I also took a look at the refugees situation in Lebanon. In Lebanon, you’ve seen refugees pouring in for more than seven, eight months. Initially, many of them came from border towns that border the Syrian-Lebanese border. Many of those people who left had family members. In a lot of these border towns, there’s a lot of intermarriage, and the distinction between Lebanese and Syrian isn’t as clear-cut. So, many of them who fled from areas around Homs, for example, after February, when there was the massive government attack on Homs, many of them fled and stayed with friends and relatives in Lebanon. However, the numbers are swelling. They’re really increasing. So, the U.N. refugee council has roughly 37,000 registered refugees in Lebanon, but they acknowledge that the number is actually much more. Many people have not registered yet, and there are people moving in all the time. The situation is not ideal, but it’s also not uniform. The people who came initially, as I mentioned, who were housed with family members or who were housed in shelters or abandoned schools, maybe have been relatively better off than the people who are coming now, who are having to pitch tents and being in even more precarious conditions.

AMY GOODMAN: Omar Dahi, let me ask you about the former prime minister, Syrian prime minister’s comments, the highest-ranking official in the Assad regime to defect, the ex-Prime Minister Riyad Hijab, who said in Amman, Jordan, that the Syrian regime is collapsing "morally, financially and militarily." He said the regime doesn’t control more than 30 percent of the territory, and he said, "I urge the army to follow the example of Egypt’s and Tunisia’s armies—take the side of the people," he said. The significance of these comments?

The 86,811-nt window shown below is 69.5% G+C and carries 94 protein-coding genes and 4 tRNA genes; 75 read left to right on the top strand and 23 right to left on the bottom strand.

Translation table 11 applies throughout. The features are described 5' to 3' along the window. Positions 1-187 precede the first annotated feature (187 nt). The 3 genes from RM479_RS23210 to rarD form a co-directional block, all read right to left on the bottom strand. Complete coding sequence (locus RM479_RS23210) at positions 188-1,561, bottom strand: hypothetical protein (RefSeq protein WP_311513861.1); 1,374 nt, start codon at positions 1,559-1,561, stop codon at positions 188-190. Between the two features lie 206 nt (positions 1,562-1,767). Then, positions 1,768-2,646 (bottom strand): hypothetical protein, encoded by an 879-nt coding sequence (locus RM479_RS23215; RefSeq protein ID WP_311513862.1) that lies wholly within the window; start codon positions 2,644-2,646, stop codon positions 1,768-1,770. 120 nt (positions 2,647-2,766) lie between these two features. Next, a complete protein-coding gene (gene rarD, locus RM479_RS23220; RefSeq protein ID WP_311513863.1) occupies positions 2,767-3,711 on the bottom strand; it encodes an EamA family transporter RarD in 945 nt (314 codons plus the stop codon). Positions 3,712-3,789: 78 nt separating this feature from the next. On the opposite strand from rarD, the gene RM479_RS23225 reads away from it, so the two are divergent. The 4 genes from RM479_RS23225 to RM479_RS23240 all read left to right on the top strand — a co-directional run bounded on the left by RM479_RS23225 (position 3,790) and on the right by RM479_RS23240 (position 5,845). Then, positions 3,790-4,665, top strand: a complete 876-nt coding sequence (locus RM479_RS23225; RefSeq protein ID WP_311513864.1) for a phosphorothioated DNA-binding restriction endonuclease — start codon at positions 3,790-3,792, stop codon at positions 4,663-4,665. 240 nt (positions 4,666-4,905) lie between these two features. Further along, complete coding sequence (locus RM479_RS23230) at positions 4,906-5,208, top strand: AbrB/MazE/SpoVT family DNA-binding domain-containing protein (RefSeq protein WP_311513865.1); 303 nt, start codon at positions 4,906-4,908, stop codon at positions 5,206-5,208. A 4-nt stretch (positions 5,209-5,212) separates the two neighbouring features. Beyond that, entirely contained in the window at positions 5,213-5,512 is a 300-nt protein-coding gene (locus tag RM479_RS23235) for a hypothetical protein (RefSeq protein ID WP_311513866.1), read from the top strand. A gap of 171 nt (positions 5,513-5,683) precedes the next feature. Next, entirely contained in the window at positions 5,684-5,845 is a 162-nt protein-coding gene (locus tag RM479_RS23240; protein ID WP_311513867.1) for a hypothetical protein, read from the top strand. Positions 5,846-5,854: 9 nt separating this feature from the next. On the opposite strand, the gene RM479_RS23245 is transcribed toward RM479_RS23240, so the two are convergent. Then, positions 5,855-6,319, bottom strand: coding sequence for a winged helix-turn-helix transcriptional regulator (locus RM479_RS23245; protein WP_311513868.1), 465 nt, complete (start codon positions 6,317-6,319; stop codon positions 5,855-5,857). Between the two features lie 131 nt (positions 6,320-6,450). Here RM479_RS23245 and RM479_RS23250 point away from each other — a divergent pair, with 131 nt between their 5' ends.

OMAR DAHI: Well, obviously, the defection of Riyad Hijab was the highest-level defection in terms of his political ranking, the prime minister, so it was a huge symbolic blow to the regime. It was—psychologically, in terms of the regime’s support, it did signal that as high as the prime minister is actually defecting, which may signal more defections to come at that level. Riyad Hijab himself does not have a mass or a sort of military or any other mass following, so in that sense it’s not a blow in terms of the regime’s strength. I agree with the assessment, though, the fact that the regime has lost control of a lot of the country, that it essentially has been, you know, socially and politically bankrupt; however, that doesn’t mean that it’s not capable of doing a great amount of harm and that the fighting forces may still inflict a lot of harm for months and perhaps years, absent some unexpected event such as an internal coup or some very high-ranking defection within the military-security apparatus.

So the other layers of the regime—and this was put in a recent International Crisis Group report—that the outside layers, the political layers, all the other ways in which a regime normally communicates with its people, has been shed, and what’s left is a very strong fighting militia and fighting force, that still has some support, some social base, who increasingly view their—and this is particularly true for many Alawites, who support the regime—they view that this is a fight for their survival. And they may increasingly stick to the regime because they see it as an all-or-nothing. They fear the fact that if the regime collapses, it might mean massive retaliation against them. And as the dynamics of the revolt continue, you see increasing sectarian tensions, mutual sectarian killings and assassinations, and overall increasing sectarian discourse within Syria that reinforces this feeling. This is not to mention the fact that the coverage, I would say, by both the Syrian regime media as well as the Arab media, such as Al Jazeera Arabic and Al Arabiya, have both—

AMY GOODMAN: We seem to have just lost our guest in the Chicopee studio in western Massachusetts, Omar Dahi, assistant professor of economics at Hampshire College, born and raised in Syria, just returned from a research trip to Lebanon. We will try to get him back, but for now we’re going to go to break. This is Democracy Now! Back in a minute.